Breathing life into the written-off
The endoventricular patch plasty is a cardiovascular procedure with promise, writes GOUTAM GHOSH.
THOUGH cardiologists have top-of-the-line drugs; have the coronary angioplasty to clear the coronary artery blocks; can insert a stent (an artificial channel) into a stenosed (blocked) artery, they sometimes have to ask the cardiac surgeon to correct the flaw. In many, the myocardial (heart muscle) cells die over time. These necrosed or fibrosed cells are deadweight to the healthy muscles, which then strain to pump blood.
The left ventricle (LV), which does the hardest work, gets its oxygenated blood through the left anterior descending artery the largest multi-branched vessel on the myocardium. When this vessel is blocked, the LV does not get its supplies. The heart then overworks itself and the fatigue leads to myocardial infarction, or heart attack. Over time, the cells of the myocardium could die and the ischemic area could spread. The heart loses its shape, and its inability to pump blood reaches a point where cardiologists throw up their hands and say, "Sorry! You need a transplant."
It is a matter of chance finding a tissue-matched cadaver heart; even after a transplant, none can promise longevity. So when a cardiologist throws up his hands, a typical heart failure patient will have to count his days. Not many cardiac surgeons attempt to attack the source of the problem the renegade LV. Bypassing the blocked arteries with harvested vein or mammary artery grafts, with or without cardiopulmonary bypass (CPB, the heart-lung machine), does not restore the damaged myocardium.
The Batista procedure (begun by R. Batista, Brazil) is to resect (cut remove) the infracted section of the LV and stitching together the viable flaps to reduce the volume so that the pumping efficiency (measured as "ejection fraction") can improve. In the Dor procedure (of Vincent Dor, Monaco), a circular patch is used to reduce the volume without resecting any part.
The endoventricular patch plasty (EVPP) done by Janardhana Reddy and his team at the Vijaya Heart Foundation, Vijaya Hospital, Chennai, brings hope to patients without hope. His approach is a variant of Dor's.
After the patient is placed under CPB, the heart stops as the machine takes over the patient's oxygenation-circulation cycle. The surgeon cuts into the LV through the lateral wall of the infracted portion.
For one such patient (see the photographs), after the median sternotomy (cutting open the breast bone), the exposed heart seemed like a throbbing mass of jelly. After cutting in, a huge blood clot was seen. This was removed. One edge of a polytetrafluoroethylene (PTFE) patch was stitched to the ventricular septum (the wall between the two ventricles). The other edges were sutured in the same manner and anchored to the wall of the LV. The patch was trimmed and the remaining edge was sandwiched between the incised LV flaps and stitched together.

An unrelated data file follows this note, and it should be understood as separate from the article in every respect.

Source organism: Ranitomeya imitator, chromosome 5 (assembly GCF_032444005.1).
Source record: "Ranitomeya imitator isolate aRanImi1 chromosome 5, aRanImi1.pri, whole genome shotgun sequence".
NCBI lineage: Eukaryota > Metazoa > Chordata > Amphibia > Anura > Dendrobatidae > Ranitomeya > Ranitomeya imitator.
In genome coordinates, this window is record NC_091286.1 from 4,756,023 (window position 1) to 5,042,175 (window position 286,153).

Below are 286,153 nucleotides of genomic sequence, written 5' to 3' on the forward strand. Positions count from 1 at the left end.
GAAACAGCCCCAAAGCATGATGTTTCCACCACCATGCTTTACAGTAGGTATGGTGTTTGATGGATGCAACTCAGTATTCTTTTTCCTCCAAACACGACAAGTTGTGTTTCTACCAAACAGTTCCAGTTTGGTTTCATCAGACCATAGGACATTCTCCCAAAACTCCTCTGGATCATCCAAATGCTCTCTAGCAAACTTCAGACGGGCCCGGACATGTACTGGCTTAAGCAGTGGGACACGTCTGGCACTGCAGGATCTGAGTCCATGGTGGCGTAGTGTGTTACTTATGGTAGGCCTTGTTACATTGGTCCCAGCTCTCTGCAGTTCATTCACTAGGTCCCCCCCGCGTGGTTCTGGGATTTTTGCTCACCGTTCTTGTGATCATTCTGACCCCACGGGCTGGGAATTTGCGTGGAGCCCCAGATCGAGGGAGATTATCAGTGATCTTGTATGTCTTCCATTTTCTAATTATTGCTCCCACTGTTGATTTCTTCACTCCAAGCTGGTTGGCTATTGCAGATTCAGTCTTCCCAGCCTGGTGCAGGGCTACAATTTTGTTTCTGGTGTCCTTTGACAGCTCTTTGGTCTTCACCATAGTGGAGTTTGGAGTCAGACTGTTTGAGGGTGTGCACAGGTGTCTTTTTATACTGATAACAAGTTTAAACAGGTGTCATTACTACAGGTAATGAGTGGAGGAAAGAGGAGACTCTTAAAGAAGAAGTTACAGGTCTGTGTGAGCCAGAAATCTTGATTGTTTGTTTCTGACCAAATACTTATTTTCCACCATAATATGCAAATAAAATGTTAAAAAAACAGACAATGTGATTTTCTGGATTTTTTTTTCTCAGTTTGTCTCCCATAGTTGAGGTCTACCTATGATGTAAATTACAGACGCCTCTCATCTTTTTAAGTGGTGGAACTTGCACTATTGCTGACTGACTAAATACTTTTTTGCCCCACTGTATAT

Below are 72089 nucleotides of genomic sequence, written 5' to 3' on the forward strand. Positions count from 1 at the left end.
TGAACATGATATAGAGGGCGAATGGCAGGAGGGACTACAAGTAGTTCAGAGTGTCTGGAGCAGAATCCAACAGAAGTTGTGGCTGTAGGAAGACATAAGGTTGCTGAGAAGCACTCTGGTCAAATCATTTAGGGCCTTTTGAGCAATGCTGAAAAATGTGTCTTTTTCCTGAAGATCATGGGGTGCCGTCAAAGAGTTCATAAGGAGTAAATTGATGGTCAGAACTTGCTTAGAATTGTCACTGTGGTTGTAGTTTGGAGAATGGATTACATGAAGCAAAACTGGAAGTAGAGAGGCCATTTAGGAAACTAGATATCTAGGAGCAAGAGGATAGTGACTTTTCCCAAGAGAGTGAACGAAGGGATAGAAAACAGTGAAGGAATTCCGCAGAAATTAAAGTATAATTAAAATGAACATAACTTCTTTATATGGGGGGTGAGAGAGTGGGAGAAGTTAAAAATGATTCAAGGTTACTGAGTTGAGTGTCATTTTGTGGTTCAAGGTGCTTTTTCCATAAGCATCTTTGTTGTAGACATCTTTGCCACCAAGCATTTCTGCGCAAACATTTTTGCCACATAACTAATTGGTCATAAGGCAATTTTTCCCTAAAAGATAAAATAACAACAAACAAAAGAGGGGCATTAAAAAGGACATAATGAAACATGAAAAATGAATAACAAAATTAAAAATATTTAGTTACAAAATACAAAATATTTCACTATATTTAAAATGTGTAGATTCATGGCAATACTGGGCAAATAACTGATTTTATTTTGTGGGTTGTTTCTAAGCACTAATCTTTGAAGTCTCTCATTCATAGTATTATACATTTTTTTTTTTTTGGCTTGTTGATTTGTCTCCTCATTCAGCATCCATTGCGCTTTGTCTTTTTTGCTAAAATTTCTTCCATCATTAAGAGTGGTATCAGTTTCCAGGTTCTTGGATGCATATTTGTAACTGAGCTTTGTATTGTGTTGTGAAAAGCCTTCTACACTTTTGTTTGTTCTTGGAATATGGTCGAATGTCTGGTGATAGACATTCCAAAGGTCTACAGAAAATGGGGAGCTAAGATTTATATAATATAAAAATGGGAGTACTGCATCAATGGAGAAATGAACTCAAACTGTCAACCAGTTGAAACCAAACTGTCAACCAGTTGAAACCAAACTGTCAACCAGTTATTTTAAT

The diseased dyskinetic heart, which was nearly double the size of a healthy one, had an ejection fraction of less than 20 per cent. (A healthy LV at rest ejects 60 to 70 per cent of the volume of blood entering from the left atrium). After the operation, the heart seemed more tightly packed. The diseased coronary artery had already been bypassed with grafts. The patient's heart waited to take over the CPB.
The advantage of grafts is that the myocardium tends to recover once the blood supply to it is restored. But no matter how well the job of a bypass done, the fibrosed portions of the heart can never recover.
Though the post-operative mortality is around three per cent, the success rate is impressive because most of these patients had been written off. Just as most of the 221 patients who have had EVPP done at the Vijaya Heart Foundation since 1997, the 60-year-old Manohar Lal Rathi of Chhindwara, Madhya Pradesh, happily shared his tale. Manohar Lal has been going for long walks since his Janardhana EVPP procedure and six grafts. But he admitted that he wouldn't have been around had his heart not been helped some 24 months ago.
What matters is many hopeless patients get a chance to live near-normally again. From being an end-stage Class IV `D' to Class II `B' patient. The question of "control" is absurd, as no doctor in his right mind will refuse to do what must be done just because control data are required for a publication. The trick lies in identifying the fibrosed sections and leaving them out when attaching the PTFE patch to reconstruct the LV. Another trick is in not damaging the ventricular spetum. The added hurdle is the superior skills needed, because the reconstructed volume lies below the patch and it vanishes from sight as the suturing progresses.
The procedure has not spread probably because not many trust their hands to give it s shot, and secondly not many are willing to translate their 3D knowledge of the LV to give it the skewed conical shape of a good one. And it has not spread because it is easy to raise the "scientific validity" issue; and easier still to throw up one's hands and say, "Sorry! You need a transplant."
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